"Chinese education in these countries is quite poor," Tsai said, "so the training we provide is valuable. We don't get many students from Malaysia or Singapore, where Chinese education is already highly developed."
The Overseas Youth Chinese Language Training Program is one of a number of MAC-sponsored programs designed to appeal to overseas Chinese, and was the only one to continue, albeit with reduced numbers, despite the SARS scare.
Programs such as the "Love Boat" focus on simply providing an opportunity for travel around Taiwan; the Chinese Language Training Program has a strong academic component. For many of the students, this is the key benefit.
"We go to Chinese school on weekends back in the US," said one advanced class student, "but it is not really much use. There isn't the environment. Here we are forced to talk Chinese."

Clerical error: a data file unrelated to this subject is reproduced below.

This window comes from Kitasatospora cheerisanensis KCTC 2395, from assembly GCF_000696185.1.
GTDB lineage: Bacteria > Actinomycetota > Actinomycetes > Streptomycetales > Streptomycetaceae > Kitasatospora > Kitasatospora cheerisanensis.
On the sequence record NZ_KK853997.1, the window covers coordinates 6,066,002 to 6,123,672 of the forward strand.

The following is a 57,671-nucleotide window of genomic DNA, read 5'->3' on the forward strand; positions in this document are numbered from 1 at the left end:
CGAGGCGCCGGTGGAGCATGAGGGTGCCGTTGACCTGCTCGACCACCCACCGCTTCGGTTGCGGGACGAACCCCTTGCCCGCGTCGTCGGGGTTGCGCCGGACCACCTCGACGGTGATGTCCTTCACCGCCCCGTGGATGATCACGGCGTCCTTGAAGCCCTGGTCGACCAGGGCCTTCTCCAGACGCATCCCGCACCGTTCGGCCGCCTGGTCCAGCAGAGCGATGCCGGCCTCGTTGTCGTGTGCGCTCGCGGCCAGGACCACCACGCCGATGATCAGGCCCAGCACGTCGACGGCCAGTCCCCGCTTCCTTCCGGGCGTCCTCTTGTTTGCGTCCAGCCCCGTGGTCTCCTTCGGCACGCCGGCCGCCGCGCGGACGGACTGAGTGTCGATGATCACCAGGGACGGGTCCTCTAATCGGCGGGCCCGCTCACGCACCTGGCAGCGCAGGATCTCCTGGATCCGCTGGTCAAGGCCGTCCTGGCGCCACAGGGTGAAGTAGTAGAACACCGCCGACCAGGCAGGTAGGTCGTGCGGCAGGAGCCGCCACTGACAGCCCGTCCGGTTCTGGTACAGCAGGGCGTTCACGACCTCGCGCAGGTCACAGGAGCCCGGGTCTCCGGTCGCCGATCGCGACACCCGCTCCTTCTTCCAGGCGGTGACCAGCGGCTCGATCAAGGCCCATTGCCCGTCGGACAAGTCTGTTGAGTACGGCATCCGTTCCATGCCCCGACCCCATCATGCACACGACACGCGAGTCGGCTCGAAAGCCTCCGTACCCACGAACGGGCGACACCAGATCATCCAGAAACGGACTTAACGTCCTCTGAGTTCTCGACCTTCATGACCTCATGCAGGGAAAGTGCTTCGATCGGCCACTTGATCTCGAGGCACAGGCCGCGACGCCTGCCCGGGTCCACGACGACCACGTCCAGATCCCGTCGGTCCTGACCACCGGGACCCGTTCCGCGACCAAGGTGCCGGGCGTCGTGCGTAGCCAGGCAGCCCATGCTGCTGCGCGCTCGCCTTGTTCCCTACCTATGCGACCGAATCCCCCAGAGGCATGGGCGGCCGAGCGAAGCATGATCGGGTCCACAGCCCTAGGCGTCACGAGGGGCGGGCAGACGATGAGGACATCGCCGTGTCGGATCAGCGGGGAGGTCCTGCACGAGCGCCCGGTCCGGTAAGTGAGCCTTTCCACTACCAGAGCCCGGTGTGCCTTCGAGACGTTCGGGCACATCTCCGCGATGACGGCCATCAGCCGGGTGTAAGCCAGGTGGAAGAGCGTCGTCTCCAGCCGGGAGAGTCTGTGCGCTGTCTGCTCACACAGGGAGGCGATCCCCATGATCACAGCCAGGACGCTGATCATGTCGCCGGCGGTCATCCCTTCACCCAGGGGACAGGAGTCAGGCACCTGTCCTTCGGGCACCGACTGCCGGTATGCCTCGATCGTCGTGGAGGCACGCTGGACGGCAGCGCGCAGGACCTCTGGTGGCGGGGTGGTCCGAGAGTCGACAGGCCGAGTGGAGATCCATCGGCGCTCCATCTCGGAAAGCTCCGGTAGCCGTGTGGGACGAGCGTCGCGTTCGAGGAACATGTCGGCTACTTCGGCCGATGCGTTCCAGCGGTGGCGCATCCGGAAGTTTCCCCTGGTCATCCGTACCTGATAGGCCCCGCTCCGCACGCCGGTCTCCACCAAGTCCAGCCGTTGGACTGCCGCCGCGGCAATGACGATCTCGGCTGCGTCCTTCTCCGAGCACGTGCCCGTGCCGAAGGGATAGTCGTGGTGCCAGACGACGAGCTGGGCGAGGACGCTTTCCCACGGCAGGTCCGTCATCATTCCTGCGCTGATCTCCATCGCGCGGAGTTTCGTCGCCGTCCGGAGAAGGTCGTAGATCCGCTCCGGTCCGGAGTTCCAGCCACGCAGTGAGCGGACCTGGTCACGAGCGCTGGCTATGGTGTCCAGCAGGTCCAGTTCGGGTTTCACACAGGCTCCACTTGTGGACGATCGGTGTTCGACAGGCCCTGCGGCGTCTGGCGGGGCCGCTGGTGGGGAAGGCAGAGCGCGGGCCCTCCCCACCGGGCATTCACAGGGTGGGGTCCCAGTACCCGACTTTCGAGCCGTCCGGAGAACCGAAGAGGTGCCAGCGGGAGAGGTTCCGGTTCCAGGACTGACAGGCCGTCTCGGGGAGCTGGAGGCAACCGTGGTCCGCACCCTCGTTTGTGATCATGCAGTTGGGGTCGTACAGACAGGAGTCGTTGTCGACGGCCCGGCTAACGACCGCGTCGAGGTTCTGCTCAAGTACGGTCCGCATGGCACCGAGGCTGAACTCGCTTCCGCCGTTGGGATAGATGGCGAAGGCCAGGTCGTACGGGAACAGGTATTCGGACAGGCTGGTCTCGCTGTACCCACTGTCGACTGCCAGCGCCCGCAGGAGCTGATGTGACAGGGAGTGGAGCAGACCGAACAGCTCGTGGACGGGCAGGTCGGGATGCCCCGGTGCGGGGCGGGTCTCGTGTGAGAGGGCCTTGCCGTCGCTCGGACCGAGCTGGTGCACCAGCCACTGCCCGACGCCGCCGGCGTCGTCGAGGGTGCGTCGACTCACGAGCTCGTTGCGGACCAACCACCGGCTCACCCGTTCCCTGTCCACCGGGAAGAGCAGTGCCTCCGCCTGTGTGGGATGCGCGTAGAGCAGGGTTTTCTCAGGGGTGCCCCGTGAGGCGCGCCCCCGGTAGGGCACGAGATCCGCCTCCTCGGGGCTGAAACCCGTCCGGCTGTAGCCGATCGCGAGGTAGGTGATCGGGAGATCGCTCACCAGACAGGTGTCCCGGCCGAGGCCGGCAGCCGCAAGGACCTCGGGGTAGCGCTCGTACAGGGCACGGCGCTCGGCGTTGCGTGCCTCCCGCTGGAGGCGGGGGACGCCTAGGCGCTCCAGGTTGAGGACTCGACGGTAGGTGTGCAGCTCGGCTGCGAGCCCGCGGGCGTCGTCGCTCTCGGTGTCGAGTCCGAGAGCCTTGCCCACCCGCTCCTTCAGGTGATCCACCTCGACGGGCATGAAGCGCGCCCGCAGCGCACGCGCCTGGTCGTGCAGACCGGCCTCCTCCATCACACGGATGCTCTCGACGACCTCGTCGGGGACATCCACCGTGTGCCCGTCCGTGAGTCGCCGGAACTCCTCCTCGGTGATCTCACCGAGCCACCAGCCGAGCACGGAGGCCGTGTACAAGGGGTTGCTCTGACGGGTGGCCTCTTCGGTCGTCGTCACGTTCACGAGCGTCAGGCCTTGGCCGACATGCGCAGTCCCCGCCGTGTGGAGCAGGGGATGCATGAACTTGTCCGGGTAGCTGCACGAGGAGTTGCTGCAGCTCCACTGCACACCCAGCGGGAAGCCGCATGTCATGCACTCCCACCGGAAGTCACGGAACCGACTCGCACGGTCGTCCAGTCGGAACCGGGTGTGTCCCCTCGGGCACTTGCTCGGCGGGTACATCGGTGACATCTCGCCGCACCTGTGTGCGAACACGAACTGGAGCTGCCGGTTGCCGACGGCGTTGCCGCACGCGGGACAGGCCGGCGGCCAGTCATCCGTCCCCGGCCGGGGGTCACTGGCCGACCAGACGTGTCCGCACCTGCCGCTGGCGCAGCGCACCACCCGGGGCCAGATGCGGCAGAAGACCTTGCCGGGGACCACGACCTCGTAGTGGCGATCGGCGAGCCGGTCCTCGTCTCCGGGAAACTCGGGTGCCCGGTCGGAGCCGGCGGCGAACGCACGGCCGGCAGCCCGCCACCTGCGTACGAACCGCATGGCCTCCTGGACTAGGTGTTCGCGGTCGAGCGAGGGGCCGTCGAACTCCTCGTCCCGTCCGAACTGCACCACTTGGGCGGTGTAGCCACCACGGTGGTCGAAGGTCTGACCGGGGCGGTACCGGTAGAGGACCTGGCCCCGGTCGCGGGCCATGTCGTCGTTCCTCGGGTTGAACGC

The practicalities of providing language education are complex, and Yang Si-wei (楊
The level ranges from students who are not even able to speak a single word of Chinese, to those with fluent verbal skills but who are unable to read or write; some students have more moderate conversational ability but are able to read, while still others are confident in Taiwanese but unable to speak in Mandarin. "This year we have started grading students separately on reading, writing, speaking and listening," Yang said, rather than giving students a single rating, "this way, students can get more out of the class."
While not everyone participates in this program willingly -- parental pressure is behind some of the glum faces in the classrooms -- there are others who are fiercely eager to rediscover what they feel has been lost.
Lily Yang, who left Taiwan 17 years ago for Canada, talked about the "shame of not being able to understand" Chinese and the importance of this period of study for her.
Liao Hsin-ping (寥心平), one of the older students at 21, said that he had rejected learning Chinese in the past, but said now he was older, he felt it important to "try to retain my knowledge" of Chinese.